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The Experiences of a Lifetime

A few weeks ago, while helping choose premiums to be given away during daily drawings for one of our clients, I found myself going through a mental accounting of my own favorite possessions and wondering what it was about each that elevated it to “favorite” status.

 

High on my list was my DJI Mavic Pro Quadcopter Drone, in addition to being a heck of a lot of fun to fly, it also holds a lot of sentimental value. You see, it was the reward I gave myself after landing my position here at 360 Live Media. The thing I like most about it is, thanks to its sophisticated GPS and internal navigation system, I can fly far beyond the line of sight, explore inaccessible and remote locations, and then simply press “return home,’ and it returns autonomously to within a couple of inches of where I launched it.

 

Second would have to be a six-inch Iron Age-era harpoon-tip I stumbled upon while beachcombing in Washington State. The artifact is cool in its own right, but it’s the story of how I found it that makes it really special. Someone had just told me that they had once found an arrowhead on the beach, so I should keep my eye out. Armed with this advice, I literally walked down to the beach, looked down at my feet and there it was—the very first thing I saw.

 

Topping off my list of favorites is a High Lama collar necklace I found in an outdoor market in Nepal. The necklace itself looks like something straight from the props department in an Indiana Jones movie. It has about a dozen interlocking polygon-shaped plates made from hammered  silver. Each plate containing ornate silver weaving surrounding turquoise stones arranged in the form of a High Lama (holy figure, not Andean pack animal). Hanging from its center is a medallion, also with intricate silver weaving surrounding the most elaborate of all the Lamas, this one, in addition to the turquoise body, sporting a crown made of bright red mountain coral. Perhaps just as rewarding as the find itself, was the price. The Nepali vendor let me have it for just $35 U.S., which coincidentally was also the price tag for a silver ingot-encrusted High Lama’s skull (an actual human skull covered in silver ornaments); however, the skull’s high “eww!” factor elicited by my wife, rendered it unobtainable, despite the low-price tag.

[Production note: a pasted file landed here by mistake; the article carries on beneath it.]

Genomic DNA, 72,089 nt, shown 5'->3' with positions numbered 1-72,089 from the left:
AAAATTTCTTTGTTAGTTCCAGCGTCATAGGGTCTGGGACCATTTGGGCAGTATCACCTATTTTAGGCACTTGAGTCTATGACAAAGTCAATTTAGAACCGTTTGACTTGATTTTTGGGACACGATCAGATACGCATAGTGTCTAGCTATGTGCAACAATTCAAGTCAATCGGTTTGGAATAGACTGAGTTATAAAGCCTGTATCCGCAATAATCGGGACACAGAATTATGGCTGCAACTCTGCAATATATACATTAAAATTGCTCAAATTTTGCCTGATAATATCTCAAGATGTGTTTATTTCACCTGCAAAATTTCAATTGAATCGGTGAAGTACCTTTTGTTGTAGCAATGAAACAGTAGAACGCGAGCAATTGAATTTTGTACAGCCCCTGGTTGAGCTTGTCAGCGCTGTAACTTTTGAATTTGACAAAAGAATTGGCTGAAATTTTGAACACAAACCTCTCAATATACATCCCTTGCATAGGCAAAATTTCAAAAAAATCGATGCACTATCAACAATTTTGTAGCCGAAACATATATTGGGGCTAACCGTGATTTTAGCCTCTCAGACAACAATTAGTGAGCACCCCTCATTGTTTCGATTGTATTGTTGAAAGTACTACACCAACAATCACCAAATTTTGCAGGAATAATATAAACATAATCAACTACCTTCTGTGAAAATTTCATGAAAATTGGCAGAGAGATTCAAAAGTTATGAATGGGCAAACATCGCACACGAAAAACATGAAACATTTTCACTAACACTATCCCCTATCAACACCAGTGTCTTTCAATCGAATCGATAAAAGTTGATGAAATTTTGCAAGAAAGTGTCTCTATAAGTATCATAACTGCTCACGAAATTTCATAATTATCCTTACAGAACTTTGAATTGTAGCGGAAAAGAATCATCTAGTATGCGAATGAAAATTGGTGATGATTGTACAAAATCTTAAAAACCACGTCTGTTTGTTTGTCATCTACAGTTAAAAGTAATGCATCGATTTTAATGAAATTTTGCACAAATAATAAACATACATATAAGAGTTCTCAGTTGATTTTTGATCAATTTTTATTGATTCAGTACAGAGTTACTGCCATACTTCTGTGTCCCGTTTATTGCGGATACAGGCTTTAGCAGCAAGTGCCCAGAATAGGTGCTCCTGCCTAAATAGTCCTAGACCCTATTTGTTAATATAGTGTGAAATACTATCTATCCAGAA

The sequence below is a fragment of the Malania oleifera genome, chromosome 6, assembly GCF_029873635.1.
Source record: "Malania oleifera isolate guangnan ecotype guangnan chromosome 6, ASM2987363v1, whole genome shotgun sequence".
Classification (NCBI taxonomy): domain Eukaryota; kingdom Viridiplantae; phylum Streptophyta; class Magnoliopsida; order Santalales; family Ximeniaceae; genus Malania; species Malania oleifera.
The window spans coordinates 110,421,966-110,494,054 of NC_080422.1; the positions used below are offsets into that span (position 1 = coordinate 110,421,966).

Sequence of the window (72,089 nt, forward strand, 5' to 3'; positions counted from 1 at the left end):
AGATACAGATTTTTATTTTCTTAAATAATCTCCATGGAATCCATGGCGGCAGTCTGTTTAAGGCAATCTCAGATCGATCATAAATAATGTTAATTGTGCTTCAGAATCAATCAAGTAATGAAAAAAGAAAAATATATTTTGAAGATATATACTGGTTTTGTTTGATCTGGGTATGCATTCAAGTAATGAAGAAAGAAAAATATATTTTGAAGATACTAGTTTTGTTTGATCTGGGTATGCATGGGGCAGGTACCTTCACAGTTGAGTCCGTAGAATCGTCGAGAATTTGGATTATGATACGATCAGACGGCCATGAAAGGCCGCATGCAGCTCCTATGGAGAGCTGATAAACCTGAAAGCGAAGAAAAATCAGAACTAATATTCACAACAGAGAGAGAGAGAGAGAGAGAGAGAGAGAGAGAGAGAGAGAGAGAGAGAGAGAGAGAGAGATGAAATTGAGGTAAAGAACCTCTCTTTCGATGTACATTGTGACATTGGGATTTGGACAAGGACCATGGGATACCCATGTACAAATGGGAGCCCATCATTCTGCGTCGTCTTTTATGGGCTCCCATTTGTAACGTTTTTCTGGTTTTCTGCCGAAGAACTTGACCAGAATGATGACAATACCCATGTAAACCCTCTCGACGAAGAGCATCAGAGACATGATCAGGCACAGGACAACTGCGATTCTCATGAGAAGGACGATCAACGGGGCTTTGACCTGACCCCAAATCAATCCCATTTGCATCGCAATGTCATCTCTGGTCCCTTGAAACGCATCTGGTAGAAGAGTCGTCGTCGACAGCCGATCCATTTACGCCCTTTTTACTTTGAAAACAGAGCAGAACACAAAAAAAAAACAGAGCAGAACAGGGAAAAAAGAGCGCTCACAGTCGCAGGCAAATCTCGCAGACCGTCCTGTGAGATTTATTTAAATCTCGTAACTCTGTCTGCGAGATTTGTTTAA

While compiling my list of personal favorites, ironically, and somewhat surprisingly, big-ticket items, like my home, car, computer and iPad—things that, at the time of purchase, I would’ve anticipated would’ve been high on my list, didn’t even rate “runner-up” status.

 

It dawned on me that my most valued possessions, without exception, were either the product of a memorable experience or, in the case of the drone, provided one.

 

My most valuable possessions weren’t also my most valued—what gives?

 

Turns out, there’s a scientific explanation as to why the appeal of material possessions like those big-ticket items listed above fades over time. You see, consumers often buy these things under the misplaced belief that doing so will provide lasting happiness, because the possessions endure for as long as you own them, as opposed to experiences that are fleeting.

 

And while that may be true, research has found the feelings of contentment associated with material possessions often diminish over time, due in no small part to the fact once we attain a possession that provides some degree of status—our entire frame of reference shifts, so that  it’ll require something even greater to provide the same amount of satisfaction.

 

Psychologists call this the “hedonic treadmill,” where, regardless of life’s peaks and valleys, we tend to always return to a “set-point” of general happiness. This suggests that as our wealth and possessions increase, so too does our aspirations and expectations, until our happiness plateaus at the very level of contentment we started with.

 

Experiences, on the other hand, tend to sweeten over time. Possessions wrought from them tend to be viewed more as mementos, reminding us of the fond memories associated with their acquisition, rather than simply as possessions.

 

And while we might like to think it’s the designer label we wear or the type of car we drive that sets us apart, it’s our experiences that truly define who we are as individuals and brings us together as a community. Our experiences are uniquely our own. They’re what define our character. Each new one, no matter how small, adds, a new wrinkle to the tapestry that is us.

 

So, next time you are looking for a giveaway for your event or simply trying to decide between the next best thing or a big adventure, remember, that experience is not only the best teacher, it’s also its own reward.